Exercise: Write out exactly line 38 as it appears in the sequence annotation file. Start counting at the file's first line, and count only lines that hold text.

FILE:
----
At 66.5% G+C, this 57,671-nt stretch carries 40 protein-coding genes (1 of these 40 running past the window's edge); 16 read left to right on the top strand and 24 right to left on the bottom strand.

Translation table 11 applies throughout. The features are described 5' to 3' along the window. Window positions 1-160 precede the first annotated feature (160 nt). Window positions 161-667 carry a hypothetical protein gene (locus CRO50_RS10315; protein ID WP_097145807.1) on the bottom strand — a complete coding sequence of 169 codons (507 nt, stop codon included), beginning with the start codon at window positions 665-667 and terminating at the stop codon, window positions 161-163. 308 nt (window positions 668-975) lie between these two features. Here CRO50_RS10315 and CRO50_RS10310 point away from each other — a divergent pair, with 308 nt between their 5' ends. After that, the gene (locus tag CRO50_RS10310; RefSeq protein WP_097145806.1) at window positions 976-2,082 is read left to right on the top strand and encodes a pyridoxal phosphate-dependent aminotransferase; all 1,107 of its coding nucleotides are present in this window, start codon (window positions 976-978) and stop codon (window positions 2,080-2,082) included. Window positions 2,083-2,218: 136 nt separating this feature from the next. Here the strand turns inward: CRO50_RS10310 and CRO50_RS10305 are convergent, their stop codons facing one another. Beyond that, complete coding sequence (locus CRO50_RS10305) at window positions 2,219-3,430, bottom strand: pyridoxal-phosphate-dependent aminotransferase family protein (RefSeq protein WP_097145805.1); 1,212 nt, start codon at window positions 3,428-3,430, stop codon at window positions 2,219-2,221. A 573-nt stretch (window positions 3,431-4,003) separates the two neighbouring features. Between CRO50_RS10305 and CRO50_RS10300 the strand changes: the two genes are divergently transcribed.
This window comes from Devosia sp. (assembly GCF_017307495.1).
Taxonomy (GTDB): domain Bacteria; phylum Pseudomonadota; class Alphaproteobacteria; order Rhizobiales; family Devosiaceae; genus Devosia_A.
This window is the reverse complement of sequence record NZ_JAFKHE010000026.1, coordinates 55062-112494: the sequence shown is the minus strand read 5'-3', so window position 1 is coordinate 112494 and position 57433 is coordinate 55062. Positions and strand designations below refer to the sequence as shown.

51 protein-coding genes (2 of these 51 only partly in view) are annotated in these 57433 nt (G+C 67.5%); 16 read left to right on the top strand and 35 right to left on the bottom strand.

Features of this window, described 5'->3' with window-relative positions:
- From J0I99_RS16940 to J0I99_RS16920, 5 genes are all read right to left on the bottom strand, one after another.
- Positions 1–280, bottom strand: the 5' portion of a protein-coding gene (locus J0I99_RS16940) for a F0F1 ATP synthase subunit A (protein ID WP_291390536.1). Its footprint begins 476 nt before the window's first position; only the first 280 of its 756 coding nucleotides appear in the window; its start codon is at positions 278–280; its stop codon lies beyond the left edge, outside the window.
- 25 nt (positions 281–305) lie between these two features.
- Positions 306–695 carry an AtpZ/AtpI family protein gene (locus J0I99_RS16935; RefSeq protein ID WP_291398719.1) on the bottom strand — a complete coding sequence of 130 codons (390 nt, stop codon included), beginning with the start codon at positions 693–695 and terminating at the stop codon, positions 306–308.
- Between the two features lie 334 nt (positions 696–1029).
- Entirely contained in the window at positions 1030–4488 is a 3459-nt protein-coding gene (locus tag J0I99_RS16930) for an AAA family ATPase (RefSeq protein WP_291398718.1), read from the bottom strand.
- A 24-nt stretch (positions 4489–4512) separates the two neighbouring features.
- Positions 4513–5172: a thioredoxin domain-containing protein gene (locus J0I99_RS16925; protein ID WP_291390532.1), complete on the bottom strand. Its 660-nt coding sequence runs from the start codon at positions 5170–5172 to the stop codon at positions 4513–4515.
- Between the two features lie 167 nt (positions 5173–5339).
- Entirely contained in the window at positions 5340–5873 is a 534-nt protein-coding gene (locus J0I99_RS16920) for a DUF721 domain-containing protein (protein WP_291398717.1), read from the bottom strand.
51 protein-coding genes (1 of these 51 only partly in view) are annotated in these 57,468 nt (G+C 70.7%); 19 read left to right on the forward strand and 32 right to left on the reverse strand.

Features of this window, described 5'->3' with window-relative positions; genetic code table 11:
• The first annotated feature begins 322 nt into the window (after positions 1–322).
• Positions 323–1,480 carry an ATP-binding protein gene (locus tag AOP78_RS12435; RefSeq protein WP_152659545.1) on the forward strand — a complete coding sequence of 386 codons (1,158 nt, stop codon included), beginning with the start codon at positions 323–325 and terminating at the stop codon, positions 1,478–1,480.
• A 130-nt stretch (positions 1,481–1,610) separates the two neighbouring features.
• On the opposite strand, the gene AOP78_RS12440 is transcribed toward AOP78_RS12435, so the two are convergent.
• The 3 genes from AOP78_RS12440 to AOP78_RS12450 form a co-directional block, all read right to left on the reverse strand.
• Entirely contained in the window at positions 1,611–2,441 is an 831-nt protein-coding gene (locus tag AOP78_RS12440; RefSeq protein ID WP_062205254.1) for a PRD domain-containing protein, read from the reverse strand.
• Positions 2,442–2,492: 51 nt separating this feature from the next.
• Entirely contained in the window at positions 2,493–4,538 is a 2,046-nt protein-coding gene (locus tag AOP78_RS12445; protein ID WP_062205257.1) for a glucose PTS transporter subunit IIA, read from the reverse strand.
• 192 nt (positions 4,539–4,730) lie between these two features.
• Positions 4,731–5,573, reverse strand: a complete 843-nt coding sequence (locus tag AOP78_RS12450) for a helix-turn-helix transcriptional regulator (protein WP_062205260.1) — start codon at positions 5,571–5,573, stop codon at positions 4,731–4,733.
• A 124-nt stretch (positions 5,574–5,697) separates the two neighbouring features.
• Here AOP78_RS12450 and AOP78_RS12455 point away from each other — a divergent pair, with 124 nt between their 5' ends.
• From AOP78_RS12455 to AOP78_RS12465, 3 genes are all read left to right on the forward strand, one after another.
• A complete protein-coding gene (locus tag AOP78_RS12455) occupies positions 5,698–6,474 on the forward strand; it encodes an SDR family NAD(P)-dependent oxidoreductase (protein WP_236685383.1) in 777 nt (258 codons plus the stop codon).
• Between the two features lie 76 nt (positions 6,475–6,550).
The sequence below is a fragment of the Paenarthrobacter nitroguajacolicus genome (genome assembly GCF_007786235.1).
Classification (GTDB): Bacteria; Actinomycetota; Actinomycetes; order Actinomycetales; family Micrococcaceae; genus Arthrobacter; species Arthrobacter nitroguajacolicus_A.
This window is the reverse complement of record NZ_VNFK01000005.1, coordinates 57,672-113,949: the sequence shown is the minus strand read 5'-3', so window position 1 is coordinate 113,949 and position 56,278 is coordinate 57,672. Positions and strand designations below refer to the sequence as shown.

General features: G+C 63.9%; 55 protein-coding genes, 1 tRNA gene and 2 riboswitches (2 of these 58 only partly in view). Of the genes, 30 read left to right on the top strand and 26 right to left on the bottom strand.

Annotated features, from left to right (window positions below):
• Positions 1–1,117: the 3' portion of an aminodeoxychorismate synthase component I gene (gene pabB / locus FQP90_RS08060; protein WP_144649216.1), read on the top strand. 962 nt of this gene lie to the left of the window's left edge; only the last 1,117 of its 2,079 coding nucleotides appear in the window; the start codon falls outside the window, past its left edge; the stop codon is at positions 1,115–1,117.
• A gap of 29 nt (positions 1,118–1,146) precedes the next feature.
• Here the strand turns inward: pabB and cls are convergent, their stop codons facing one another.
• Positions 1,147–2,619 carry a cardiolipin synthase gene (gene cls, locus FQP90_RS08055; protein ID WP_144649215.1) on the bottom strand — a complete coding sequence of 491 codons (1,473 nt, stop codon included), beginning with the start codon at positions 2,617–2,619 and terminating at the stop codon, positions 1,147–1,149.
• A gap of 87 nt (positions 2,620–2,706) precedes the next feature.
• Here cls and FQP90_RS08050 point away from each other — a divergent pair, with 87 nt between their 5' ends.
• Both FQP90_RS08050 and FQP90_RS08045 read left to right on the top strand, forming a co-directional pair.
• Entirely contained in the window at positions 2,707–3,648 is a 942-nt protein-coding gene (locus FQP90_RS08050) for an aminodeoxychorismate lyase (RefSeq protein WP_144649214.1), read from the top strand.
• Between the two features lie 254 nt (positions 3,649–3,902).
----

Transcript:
General features: G+C 63.9%; 55 protein-coding genes, 1 tRNA gene and 2 riboswitches (2 of these 58 only partly in view). Of the genes, 30 read left to right on the top strand and 26 right to left on the bottom strand.